The MST leader pointed out distinct exits [from the crisis] held by different sectors of society to confront the existing crises in Brazil, ranging from a return to neoliberalism, to the impeachment attempt, to the construction a unitary program that advances economically, socially and politically.
The proposal of the bourgeoisie would be the resumption of neoliberalism through the Agenda Brazil. This proposal provides for the realignment of the Brazilian economy to the US, reducing the state's role and cutting labor costs.
"The bourgeoisie cannot do the ideological struggle in the open and tell society that its proposals represent a return to neoliberalism, this is because this program has already been defeated four times in the elections. So they try to make possible their program by institutional spaces where they have hegemony. Then these proposals come on the agenda of the National Congress and the judiciary, even trying to influence the Dilma government through her bourgeois ministers, changing the name from neoliberalism to Agenda Brazil," he added.
According to Stedile, the defender the coup as a solution to the crisis is the petty bourgeoisie, known as the middle class, which represents between 5% and 10% of the population.
"The impeachment, supported by Senator Aécio Neves (PSDB [Brazilian Social Democratic Party (Toucanos), center-right party]) would not solve Brazil's problems, however. The legal feasibility of a coup against President Dilma only worsens and brings a fourth crisis: institutional. Today, even the replacement of the vice president Michel Temer (PMDB - Brazilian Democratic Movement Party, a center-right party ) and not a new election would solve the three crises which we live. What we need is historical building blocks of classes that present alternative programs," he advised.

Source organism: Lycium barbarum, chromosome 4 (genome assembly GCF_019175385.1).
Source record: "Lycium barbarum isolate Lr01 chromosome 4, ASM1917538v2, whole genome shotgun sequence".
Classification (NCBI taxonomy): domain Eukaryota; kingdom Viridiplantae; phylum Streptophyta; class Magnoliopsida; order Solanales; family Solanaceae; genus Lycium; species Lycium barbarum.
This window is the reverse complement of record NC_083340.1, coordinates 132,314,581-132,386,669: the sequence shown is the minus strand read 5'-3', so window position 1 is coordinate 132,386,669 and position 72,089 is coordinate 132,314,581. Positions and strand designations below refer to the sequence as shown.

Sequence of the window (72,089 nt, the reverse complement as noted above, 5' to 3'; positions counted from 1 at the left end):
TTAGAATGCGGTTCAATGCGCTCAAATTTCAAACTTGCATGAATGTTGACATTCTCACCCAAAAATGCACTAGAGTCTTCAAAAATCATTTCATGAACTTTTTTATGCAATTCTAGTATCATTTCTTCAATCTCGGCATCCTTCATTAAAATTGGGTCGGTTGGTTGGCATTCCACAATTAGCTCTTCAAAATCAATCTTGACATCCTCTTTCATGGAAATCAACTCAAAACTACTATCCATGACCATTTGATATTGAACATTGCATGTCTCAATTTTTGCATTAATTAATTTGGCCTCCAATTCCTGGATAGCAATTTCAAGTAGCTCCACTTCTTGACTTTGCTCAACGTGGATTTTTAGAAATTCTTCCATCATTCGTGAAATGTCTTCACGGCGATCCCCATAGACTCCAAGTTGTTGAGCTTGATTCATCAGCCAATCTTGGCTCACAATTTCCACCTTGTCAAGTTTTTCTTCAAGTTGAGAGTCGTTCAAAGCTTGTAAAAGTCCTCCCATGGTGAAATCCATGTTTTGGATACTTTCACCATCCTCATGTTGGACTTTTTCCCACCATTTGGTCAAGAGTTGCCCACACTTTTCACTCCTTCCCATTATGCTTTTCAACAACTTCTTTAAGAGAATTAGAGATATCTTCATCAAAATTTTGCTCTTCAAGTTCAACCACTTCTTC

To the MST leader, there are great challenges for the working class in the face of the country's problems, and not all of its sectors also realize the severity of crises.
"There are among us reductionist readings that think the only problem is to overthrow Dilma. But in the medium and long term, our problem is more strategic: is to develop a unified program to take the country out of crisis from an economic, social and political point of view, and discuss it with society so that it understands the moment we are living," he said.
Stedile also advocates the creation of a mass mobilization movement to "take the people off the couch" and causes the correlation of forces in favor of the working class, as well as a political core that is capable of aligning the necessary changes for the country.
"Dilma lacks a political nucleus that surrounds her and makes correct assessments of the correlation of forces, of what is happening. She has pity for the talk to those ministers. Levy [Joaquim Levy, Minister of Finance], as well as being neo-liberal, has no vision for Brazil. What he's doing, reducing the problems of the Brazilian economy as if they were budget issues, is a disaster. I hope that Dilma sees this soon in order to change it as soon as possible," he says.
The MST leader said that economists should launch in the coming days clear alternative proposals for economic policy, and address the need for investment to resume growth in Brazil.
"There are structural issues of the economy that will take a long time to be resolved until there is a resumption of productive investments. But there are practical and immediate issues that need the minimum of discernment, like this, to lower the interest rate, not to cut social spending and finance industries so there is economic growth, employment and income distribution in the country," he concludes.
The national situation and the steps to address the crisis and guide new directions for the country were discussed by Stedile together with the director of the Lula Institute, Paulo Vannuchi, during the 14th State Congress of Central Union of Workers (CECUT). About a thousand people attended the activity held in the event hall of Paróquia Pompéia in the Floresta neighborhood.
*A proposal developed by the social movements, labor unions and other sectors of the working class to have a single program that addresses the economic, social and political crises in Brazil.